Super Initiatives FAQ

Below we have a list of most frequently asked questions and answers. Click on a question below to reveal answers, if you still have questions contact us here.

There are many reasons why people choose to run their own super fund:

  • Control – with your own SMSF you have control over your investments, timing of your pension payments, your SMSF bank account and your future.
  • Investment Choice – your own SMSF gives you access to additional investment choices including direct property, property syndicates, art, coins, metals, jewellery.
  • Tax Strategies – better access, flexibility and control over tax planning scenarios that can potentially save you thousands of dollars in tax.
  • Fee Structure – transparency in regards to fees, no hidden kick backs to financial advisors or investment fund managers.
  • Borrowing for Property – the ability to borrow and invest in direct property through super is a popular reason why people establish an SMSF.
  • Insurance – greater choice of insurance policies with more options individually tailored to you.
  • Estate Planning – flexibility to minimise the tax you loved ones pay on your death.

Subject to the following exceptions, just about anyone can set up a SMSF.

You cannot have a SMSF if you:

  • are insolvent.
  • are under 18.
  • have been convicted of a dishonest act; or.
  • have been banned by the Australian Prudential Regulation Authority (APRA) or the Australian Taxation Office (ATO).

In these cases, you cannot be a trustee or a director of a trustee company.

In addition, if you are not eligible for super choice (eg: government workers), you can only make personal contributions. Your employer will not contribute to a SMSF if you are unable to choose it as your preferred fund.

A SMSF cannot have more than 4 members. All members must be trustees of the fund, either individually or as directors of the company trustee. Members can be family members or unrelated.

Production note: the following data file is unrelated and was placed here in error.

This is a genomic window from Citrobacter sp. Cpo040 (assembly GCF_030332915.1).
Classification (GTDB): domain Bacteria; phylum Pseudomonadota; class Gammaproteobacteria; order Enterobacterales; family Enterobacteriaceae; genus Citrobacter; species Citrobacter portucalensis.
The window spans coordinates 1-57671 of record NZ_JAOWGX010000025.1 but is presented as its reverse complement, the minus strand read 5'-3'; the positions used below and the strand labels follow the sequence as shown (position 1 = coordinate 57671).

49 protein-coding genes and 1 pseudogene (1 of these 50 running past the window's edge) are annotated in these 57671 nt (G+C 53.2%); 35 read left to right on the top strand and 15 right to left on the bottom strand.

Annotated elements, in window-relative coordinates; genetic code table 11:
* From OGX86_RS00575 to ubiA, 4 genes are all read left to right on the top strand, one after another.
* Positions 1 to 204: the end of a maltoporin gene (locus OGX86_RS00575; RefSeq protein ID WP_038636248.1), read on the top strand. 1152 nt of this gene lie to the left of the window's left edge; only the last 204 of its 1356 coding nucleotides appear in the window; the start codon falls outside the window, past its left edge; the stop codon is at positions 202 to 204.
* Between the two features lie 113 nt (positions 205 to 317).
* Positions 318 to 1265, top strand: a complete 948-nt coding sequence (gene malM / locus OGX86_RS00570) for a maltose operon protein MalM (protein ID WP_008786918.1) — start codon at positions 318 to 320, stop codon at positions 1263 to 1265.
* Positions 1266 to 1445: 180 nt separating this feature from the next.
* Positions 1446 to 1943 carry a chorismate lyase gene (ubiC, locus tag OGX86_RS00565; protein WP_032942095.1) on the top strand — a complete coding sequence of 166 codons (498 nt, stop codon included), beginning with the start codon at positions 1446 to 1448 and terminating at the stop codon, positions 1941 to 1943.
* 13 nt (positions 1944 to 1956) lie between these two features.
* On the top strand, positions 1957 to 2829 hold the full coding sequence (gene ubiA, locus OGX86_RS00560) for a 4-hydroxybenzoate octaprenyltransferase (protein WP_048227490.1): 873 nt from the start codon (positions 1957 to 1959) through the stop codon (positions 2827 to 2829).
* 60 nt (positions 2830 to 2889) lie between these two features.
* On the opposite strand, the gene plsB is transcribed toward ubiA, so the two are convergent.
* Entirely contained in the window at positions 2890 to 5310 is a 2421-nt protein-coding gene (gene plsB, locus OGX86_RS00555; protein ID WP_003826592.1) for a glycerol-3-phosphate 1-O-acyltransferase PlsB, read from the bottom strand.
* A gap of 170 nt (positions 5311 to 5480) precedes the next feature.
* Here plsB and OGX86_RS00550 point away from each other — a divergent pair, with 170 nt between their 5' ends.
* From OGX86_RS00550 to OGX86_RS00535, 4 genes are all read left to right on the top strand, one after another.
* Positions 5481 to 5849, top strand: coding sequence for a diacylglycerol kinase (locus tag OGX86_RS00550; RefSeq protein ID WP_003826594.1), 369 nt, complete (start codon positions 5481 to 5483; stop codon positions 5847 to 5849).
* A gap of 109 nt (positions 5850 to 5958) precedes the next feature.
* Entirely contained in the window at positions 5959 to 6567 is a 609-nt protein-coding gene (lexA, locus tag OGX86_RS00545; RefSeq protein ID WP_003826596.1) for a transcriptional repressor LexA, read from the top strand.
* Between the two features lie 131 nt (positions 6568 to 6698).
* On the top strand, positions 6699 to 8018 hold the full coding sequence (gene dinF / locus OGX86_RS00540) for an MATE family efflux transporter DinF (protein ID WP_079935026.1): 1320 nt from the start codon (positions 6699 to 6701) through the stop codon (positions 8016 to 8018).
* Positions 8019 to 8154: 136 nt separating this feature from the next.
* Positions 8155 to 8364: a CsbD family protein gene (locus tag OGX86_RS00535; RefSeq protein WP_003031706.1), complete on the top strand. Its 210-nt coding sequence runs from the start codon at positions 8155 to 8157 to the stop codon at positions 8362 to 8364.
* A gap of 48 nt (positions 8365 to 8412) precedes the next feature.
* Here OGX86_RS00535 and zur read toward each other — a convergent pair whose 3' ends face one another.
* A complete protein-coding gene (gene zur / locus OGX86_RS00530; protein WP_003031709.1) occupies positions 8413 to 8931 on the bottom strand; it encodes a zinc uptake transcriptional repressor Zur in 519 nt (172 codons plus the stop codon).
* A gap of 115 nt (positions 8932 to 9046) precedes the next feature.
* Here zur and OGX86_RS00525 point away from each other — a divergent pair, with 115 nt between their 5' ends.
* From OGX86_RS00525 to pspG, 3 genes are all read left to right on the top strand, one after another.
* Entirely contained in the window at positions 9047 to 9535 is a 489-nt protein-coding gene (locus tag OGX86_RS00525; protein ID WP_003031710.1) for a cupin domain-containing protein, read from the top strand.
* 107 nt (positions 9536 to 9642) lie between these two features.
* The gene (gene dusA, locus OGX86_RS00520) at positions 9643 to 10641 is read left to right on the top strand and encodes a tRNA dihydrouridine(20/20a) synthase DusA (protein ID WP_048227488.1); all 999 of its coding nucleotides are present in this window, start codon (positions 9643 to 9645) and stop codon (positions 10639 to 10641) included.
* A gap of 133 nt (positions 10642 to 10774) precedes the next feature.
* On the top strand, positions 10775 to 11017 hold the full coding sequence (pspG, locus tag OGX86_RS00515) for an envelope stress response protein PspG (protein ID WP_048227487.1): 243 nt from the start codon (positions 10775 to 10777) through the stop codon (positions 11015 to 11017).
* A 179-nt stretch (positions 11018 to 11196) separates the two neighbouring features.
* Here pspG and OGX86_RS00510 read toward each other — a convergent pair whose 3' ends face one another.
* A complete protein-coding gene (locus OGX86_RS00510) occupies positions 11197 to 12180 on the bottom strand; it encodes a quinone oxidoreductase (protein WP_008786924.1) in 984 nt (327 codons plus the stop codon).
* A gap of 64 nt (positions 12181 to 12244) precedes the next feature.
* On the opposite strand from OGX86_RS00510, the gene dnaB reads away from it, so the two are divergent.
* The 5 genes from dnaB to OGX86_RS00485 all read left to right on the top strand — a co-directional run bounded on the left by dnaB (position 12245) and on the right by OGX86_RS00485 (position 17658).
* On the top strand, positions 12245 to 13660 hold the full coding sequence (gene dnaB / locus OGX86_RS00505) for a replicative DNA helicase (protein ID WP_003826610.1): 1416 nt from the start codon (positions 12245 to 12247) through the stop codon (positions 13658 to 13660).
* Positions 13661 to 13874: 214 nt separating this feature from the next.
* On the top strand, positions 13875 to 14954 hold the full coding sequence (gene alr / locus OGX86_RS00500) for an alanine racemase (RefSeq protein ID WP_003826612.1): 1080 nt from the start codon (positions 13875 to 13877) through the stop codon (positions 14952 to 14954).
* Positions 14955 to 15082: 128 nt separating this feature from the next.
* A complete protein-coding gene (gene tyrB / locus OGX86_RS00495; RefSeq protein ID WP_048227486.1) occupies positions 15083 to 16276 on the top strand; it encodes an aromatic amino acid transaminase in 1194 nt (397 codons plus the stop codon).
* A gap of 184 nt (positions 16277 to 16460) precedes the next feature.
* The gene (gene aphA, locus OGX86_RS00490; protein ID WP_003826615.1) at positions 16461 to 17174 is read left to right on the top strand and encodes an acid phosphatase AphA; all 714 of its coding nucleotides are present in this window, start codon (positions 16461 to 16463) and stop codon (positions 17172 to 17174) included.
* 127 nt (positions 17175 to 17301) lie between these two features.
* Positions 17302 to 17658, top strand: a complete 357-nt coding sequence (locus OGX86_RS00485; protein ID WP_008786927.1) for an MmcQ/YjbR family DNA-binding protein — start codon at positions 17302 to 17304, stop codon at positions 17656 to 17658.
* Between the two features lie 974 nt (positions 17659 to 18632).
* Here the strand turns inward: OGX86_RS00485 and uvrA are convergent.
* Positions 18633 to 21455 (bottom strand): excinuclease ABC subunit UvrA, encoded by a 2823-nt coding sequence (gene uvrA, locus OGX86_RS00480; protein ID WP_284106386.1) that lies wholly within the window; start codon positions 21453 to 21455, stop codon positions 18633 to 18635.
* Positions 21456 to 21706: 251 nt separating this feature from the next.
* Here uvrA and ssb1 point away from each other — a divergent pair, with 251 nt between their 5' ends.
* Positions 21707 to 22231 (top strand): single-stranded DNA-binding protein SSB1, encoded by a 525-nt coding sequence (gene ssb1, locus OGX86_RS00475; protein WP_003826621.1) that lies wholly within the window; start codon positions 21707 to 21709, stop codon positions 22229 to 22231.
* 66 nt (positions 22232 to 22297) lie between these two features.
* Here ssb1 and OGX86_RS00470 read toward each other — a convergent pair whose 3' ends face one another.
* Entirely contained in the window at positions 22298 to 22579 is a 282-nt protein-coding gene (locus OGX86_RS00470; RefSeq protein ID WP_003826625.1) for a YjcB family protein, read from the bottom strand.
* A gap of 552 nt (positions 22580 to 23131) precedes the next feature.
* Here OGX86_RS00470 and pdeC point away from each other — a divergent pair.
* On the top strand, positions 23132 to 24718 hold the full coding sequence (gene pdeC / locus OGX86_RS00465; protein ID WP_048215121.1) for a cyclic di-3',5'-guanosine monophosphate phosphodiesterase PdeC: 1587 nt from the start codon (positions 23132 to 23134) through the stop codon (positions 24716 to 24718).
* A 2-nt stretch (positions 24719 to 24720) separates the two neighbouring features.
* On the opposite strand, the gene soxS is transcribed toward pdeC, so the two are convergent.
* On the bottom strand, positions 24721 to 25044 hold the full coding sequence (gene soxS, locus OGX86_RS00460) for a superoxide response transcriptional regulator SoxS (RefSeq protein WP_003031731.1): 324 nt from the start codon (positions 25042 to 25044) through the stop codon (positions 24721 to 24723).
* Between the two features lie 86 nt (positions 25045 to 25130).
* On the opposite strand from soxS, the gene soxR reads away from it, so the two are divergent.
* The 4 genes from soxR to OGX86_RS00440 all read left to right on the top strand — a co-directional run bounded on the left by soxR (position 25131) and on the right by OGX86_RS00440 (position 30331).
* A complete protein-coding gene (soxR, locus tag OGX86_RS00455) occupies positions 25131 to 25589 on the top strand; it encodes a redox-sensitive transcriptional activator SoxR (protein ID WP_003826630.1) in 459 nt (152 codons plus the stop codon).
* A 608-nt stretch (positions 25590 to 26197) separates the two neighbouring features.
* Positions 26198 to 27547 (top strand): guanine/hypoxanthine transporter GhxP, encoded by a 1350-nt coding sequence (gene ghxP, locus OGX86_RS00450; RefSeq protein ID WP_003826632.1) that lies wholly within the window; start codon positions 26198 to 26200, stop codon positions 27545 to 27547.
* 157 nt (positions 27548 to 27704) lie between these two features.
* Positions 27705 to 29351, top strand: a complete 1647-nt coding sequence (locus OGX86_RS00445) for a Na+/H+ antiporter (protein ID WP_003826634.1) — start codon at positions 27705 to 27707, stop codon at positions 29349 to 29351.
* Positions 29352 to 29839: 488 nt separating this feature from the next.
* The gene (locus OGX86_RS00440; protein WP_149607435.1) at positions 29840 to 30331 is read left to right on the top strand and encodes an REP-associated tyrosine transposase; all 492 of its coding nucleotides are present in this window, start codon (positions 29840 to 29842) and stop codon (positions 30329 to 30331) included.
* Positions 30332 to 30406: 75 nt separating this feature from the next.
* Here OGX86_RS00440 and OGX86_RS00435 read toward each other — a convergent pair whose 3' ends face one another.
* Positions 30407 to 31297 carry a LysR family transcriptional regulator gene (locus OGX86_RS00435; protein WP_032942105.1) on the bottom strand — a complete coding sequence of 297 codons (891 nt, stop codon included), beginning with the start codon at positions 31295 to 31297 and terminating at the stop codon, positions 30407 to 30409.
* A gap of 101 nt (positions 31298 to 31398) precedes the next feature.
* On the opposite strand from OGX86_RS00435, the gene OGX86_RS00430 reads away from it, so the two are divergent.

Yes you can buy property in your SMSF. Currently this is one of the major attractions of SMSF.

You can also BORROW to buy property in your SMSF. This allows you to use your current superannuation balance as a deposit on one or more properties.

Property you can purchase in your super fund includes:

  • Direct residential rental property – must be purchased on market from an unrelated party (no – you CANNOT sell you own home to your SMSF).
  • Direct commercial or industrial property – you CAN transfer your business premises or farm to your SMSF and rent the property from your SMSF. You can also buy direct on market.
  • Residential or commercial property via a unit trust – in this way you can pool SMSF monies with other like-minded SMSF owners and purchase more expensive property.
  • Syndicated property trusts that invest in commercial developments for national tenants (e.g. Hungry Jacks, Woolworths, Bunnings, Banks).

Significant tax strategies are available to make the most of your investment in property through SMSF.

Generally, you can get by with a minimum of two individual trustees for your SMSF. It is not ideal, but saves you the cost of setting up a company trustee.

You MUST have a company trustee if you are a single member. You cannot be the sole individual trustee of your SMSF.

It is recommended that you have a company trustee in the following circumstances:

  • You are over 55 for estate planning purposes.
  • You want to invest in direct property – the banks prefer company trustees and give you a higher loan to value ratio.
  • You want complete segregate SMSF assets from those in your own name – important with multiple land holdings.